In a world first, the ASA and some of the largest companies in the digital advertising supply chain are announcing a Pilot extending our role online.  

The Pilot, which will run for one year from June 2022, is the result of a collaboration between the ASA and members of IAB UK (a member of the Committee of Advertising Practice), including Adform, Amazon Ads, Google, Index Exchange, Meta, TikTok, Twitter and Yahoo*, with the potential for more to follow. It will explore putting on a more formal footing, and bringing consistency to, the ways in which these companies cooperate with the ASA to promote advertisers’ awareness of the rules online and to help the ASA to secure compliance in cases when an advertiser refuses to amend or withdraw an ad that breaks the rules.

*Snap Inc. and Magnite have since become Pilot participants.

Delivering More Impact Online

The ASA has been delivering effective regulation online since the beginning of the internet, independently enforcing rules to ensure ads don’t mislead, harm or cause serious or widespread offence to their audience.

Under the banner of its More Impact Online strategy, the ASA is making innovative use of technology and data science to identify and tackle non-compliant ads online, and partnering with platforms and statutory regulators to deliver comprehensive protection to consumers and responsible businesses alike.

Twin-track Regulation

The ASA operates twin-track regulation in every aspect of its remit.  

That means, it holds advertisers primarily accountable for the creative content, media placement and audience targeting of their ads. And, to complement this work, it partners with broadcast and non-broadcast media and other advertising intermediaries to help the ASA promote and enforce the advertising rules across all media.

In this way, and for over 60 years, the ASA acts collectively with the industry and other regulators to keep advertising legal, decent, honest and truthful.  

Enhancing transparency and widening accountability online

The ASA is committed to transparent and accountable regulation in all areas of its work.  

In the online space, the role that certain online advertising intermediary companies play in the ASA system to help deliver better outcomes for consumers is not well-known or understood. We think it’s in the public interest to bring more transparency to this work.  

The Pilot will therefore help the ASA and participating companies to explore whether and to what extent the ASA may independently, proportionately and formally bring more visibility and accountability in terms of how they participate in and help to uphold the UK’s world-leading system of advertising regulation.  

The Pilot

The Pilot centres around public-facing ‘Intermediary and Platform Principles’.  

The Principles standardise across a range of participating companies the ways in which leading digital players already work with the ASA to promote advertisers’ awareness of the rules online and help the ASA to secure compliance in exceptional cases when an advertiser refuses to amend or withdraw an ad that breaks the rules.  

Companies participating in the Pilot include: Adform, Amazon Ads, Google, Index Exchange, Meta, TikTok, Twitter and Yahoo*, with the potential for more to follow.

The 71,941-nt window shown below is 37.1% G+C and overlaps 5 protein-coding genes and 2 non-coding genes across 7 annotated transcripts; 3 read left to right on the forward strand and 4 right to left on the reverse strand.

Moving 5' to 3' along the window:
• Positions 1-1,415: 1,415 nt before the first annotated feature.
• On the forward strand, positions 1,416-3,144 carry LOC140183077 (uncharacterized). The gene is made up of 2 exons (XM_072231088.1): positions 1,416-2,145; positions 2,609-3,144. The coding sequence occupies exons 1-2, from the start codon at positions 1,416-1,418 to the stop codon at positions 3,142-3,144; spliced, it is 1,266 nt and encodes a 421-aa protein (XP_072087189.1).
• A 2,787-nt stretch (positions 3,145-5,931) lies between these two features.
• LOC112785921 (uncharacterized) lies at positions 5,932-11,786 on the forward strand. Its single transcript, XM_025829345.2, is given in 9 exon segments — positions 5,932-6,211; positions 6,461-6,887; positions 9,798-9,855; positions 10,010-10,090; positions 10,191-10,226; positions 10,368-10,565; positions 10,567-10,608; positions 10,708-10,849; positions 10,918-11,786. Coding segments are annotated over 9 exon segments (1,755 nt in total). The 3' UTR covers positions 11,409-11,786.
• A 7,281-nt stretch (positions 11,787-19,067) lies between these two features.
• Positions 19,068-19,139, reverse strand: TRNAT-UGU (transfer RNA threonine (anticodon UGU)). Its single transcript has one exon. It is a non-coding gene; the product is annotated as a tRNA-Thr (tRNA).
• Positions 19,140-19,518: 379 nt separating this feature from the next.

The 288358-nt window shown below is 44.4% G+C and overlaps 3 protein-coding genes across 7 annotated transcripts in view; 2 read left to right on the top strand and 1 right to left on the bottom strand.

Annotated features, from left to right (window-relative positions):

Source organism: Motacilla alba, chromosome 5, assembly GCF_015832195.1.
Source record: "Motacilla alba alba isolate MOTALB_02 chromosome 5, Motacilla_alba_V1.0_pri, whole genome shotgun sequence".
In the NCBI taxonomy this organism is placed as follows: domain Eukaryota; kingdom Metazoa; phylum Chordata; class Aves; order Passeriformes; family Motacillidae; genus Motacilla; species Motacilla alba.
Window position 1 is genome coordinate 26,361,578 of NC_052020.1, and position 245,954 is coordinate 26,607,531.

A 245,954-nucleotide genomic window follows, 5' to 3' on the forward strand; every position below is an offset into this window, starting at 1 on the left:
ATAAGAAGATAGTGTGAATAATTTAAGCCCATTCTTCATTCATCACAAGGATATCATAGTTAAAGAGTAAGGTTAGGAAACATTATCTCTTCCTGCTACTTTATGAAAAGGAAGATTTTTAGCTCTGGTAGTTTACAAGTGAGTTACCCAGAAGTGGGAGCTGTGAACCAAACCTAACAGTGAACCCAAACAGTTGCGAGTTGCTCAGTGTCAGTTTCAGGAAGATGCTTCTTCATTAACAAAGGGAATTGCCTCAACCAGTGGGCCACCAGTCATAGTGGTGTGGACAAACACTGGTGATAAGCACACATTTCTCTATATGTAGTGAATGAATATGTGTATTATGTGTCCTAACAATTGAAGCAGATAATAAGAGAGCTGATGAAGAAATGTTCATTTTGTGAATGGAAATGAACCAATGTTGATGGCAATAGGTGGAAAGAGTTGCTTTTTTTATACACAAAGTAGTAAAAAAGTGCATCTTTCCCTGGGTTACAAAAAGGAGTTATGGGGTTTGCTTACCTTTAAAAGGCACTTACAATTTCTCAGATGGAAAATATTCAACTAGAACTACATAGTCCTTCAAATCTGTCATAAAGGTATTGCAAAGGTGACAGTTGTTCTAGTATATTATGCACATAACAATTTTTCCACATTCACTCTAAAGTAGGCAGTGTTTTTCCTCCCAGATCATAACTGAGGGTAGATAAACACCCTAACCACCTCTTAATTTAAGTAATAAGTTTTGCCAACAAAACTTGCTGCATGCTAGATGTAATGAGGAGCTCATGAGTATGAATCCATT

This Pilot will strengthen the ASA’s existing relationships with many of these companies and support new relationship-building with others in the online advertising supply chain.

Under the Pilot, participating companies voluntarily agree to provide information to the ASA to demonstrate how they operate in accordance with the Principles, with an understanding that different companies can meet the Principles in different ways.  

The ASA will use this information and other intelligence collected over the reporting period to publish a report at an interim stage of the Pilot and another after its culmination.  

The reports will provide an independent, aggregated account of how the participating companies have performed against the Principles, highlighting examples of best practice and identifying areas for improvement. The information gathered through the Pilot should also help the ASA, the industry and other stakeholders to collectively consider whether and where gaps exist in the ASA’s ability to enforce the CAP Code online that could be appropriately addressed by working with these and other online intermediary businesses. 

By exploring how to enhance transparency and widen formal accountability online, the Pilot serves as a practical and valuable means to gather evidence and help inform future policy thinking in this area.  This includes evaluating the criteria under which companies could, in the future, fall under the framework; the breadth and depth of the Principles that would apply in order to help deliver better outcomes; and, the funding arrangements necessary to underpin the ASA’s operation of any future framework.

*Snap Inc. and Magnite have since become Pilot participants.

Scope: programmatic paid-for advertising

The participating companies operate different business models, but have in common an intermediary role providing tools to advertisers and their agencies to help automate the matching of their ads to publications and other paid-for inventory online. These tools help to deliver ‘programmatic ads’ at pace and at scale to UK audiences, and they currently make up the overwhelming majority of ads in paid-for space online.